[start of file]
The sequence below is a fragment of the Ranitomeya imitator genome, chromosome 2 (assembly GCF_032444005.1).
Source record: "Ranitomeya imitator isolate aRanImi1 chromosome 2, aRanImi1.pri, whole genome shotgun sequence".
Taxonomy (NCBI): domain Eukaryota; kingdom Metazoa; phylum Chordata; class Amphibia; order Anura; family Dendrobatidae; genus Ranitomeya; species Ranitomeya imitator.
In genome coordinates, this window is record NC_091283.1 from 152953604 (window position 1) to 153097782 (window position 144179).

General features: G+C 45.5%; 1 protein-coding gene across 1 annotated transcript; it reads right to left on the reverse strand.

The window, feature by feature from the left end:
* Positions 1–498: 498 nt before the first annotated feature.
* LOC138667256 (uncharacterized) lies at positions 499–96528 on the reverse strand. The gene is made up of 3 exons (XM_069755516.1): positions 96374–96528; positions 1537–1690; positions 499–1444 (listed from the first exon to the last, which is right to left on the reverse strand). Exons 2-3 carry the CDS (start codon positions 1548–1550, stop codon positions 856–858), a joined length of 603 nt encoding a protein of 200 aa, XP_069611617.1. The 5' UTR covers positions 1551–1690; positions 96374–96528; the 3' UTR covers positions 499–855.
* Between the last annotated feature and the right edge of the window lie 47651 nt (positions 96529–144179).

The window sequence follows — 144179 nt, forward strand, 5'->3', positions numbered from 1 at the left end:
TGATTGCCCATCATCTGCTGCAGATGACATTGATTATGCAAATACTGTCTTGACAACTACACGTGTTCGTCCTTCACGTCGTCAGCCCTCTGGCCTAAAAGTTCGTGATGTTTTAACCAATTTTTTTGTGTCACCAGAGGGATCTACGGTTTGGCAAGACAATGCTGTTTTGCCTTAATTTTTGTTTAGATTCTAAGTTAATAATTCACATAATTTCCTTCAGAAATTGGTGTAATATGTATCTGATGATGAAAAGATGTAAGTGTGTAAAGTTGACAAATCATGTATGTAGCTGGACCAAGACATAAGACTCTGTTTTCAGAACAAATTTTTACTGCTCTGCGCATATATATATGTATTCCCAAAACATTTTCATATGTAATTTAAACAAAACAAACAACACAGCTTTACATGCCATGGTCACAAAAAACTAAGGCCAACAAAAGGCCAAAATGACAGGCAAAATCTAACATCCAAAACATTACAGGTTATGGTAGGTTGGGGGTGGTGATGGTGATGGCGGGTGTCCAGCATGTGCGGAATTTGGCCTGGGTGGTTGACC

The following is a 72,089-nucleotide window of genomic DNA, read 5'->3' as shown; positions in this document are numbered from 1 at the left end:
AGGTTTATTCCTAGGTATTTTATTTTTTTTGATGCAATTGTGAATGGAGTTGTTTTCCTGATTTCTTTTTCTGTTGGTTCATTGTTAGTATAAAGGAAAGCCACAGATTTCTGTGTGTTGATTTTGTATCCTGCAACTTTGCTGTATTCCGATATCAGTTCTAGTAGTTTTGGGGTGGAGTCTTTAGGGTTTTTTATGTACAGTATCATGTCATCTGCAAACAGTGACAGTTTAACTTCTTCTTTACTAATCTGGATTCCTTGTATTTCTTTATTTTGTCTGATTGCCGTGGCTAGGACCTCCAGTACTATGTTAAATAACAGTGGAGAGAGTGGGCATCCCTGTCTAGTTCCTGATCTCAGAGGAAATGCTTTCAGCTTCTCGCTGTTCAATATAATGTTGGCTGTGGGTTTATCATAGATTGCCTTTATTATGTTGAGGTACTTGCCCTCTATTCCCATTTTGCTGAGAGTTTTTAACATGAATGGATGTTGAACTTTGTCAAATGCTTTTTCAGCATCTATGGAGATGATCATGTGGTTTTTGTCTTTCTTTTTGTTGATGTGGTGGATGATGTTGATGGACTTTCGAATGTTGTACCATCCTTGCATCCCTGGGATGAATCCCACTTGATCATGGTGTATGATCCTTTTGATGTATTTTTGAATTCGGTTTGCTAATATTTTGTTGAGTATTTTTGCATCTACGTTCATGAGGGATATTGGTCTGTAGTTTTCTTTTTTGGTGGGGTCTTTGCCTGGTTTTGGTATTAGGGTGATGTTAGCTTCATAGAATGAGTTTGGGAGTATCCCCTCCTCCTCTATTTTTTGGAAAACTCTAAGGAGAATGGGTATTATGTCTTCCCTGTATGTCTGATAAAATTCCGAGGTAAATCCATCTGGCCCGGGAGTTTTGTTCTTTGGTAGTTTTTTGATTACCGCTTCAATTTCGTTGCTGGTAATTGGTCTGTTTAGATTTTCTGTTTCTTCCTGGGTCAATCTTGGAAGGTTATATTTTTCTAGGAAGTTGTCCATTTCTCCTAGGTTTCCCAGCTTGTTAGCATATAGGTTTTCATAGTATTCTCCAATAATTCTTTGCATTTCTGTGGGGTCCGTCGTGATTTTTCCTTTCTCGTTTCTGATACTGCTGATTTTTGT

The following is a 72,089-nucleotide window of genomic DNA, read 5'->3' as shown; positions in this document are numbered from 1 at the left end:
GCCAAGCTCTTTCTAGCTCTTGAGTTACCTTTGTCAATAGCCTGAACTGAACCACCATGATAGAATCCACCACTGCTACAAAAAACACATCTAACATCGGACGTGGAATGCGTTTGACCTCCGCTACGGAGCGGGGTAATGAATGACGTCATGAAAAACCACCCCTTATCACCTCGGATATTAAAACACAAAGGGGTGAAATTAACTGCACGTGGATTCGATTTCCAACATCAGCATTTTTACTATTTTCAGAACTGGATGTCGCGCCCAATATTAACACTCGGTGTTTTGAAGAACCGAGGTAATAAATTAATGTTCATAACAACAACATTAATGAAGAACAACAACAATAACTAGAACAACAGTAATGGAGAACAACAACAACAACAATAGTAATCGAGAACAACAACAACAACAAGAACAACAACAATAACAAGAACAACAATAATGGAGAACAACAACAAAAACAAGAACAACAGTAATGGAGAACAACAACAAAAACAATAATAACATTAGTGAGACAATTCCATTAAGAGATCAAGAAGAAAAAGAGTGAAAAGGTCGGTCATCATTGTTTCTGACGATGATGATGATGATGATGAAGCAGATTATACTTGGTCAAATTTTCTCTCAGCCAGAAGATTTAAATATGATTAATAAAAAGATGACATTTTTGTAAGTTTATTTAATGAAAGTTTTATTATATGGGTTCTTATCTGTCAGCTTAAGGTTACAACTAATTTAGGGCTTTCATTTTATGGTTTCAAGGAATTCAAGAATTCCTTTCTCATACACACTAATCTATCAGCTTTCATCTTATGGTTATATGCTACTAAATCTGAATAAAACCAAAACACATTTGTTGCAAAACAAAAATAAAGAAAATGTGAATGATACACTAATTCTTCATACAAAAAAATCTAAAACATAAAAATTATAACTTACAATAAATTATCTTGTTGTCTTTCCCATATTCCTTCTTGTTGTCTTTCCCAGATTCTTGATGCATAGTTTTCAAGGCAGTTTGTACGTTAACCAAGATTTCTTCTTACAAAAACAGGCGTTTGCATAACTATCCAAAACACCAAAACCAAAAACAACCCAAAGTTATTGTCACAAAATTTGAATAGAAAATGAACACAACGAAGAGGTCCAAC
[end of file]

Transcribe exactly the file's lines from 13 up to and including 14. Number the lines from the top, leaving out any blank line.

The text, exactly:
AGGTTTATTCCTAGGTATTTTATTTTTTTTGATGCAATTGTGAATGGAGTTGTTTTCCTGATTTCTTTTTCTGTTGGTTCATTGTTAGTATAAAGGAAAGCCACAGATTTCTGTGTGTTGATTTTGTATCCTGCAACTTTGCTGTATTCCGATATCAGTTCTAGTAGTTTTGGGGTGGAGTCTTTAGGGTTTTTTATGTACAGTATCATGTCATCTGCAAACAGTGACAGTTTAACTTCTTCTTTACTAATCTGGATTCCTTGTATTTCTTTATTTTGTCTGATTGCCGTGGCTAGGACCTCCAGTACTATGTTAAATAACAGTGGAGAGAGTGGGCATCCCTGTCTAGTTCCTGATCTCAGAGGAAATGCTTTCAGCTTCTCGCTGTTCAATATAATGTTGGCTGTGGGTTTATCATAGATTGCCTTTATTATGTTGAGGTACTTGCCCTCTATTCCCATTTTGCTGAGAGTTTTTAACATGAATGGATGTTGAACTTTGTCAAATGCTTTTTCAGCATCTATGGAGATGATCATGTGGTTTTTGTCTTTCTTTTTGTTGATGTGGTGGATGATGTTGATGGACTTTCGAATGTTGTACCATCCTTGCATCCCTGGGATGAATCCCACTTGATCATGGTGTATGATCCTTTTGATGTATTTTTGAATTCGGTTTGCTAATATTTTGTTGAGTATTTTTGCATCTACGTTCATGAGGGATATTGGTCTGTAGTTTTCTTTTTTGGTGGGGTCTTTGCCTGGTTTTGGTATTAGGGTGATGTTAGCTTCATAGAATGAGTTTGGGAGTATCCCCTCCTCCTCTATTTTTTGGAAAACTCTAAGGAGAATGGGTATTATGTCTTCCCTGTATGTCTGATAAAATTCCGAGGTAAATCCATCTGGCCCGGGAGTTTTGTTCTTTGGTAGTTTTTTGATTACCGCTTCAATTTCGTTGCTGGTAATTGGTCTGTTTAGATTTTCTGTTTCTTCCTGGGTCAATCTTGGAAGGTTATATTTTTCTAGGAAGTTGTCCATTTCTCCTAGGTTTCCCAGCTTGTTAGCATATAGGTTTTCATAGTATTCTCCAATAATTCTTTGCATTTCTGTGGGGTCCGTCGTGATTTTTCCTTTCTCGTTTCTGATACTGCTGATTTTTGT

The following is a 72,089-nucleotide window of genomic DNA, read 5'->3' as shown; positions in this document are numbered from 1 at the left end: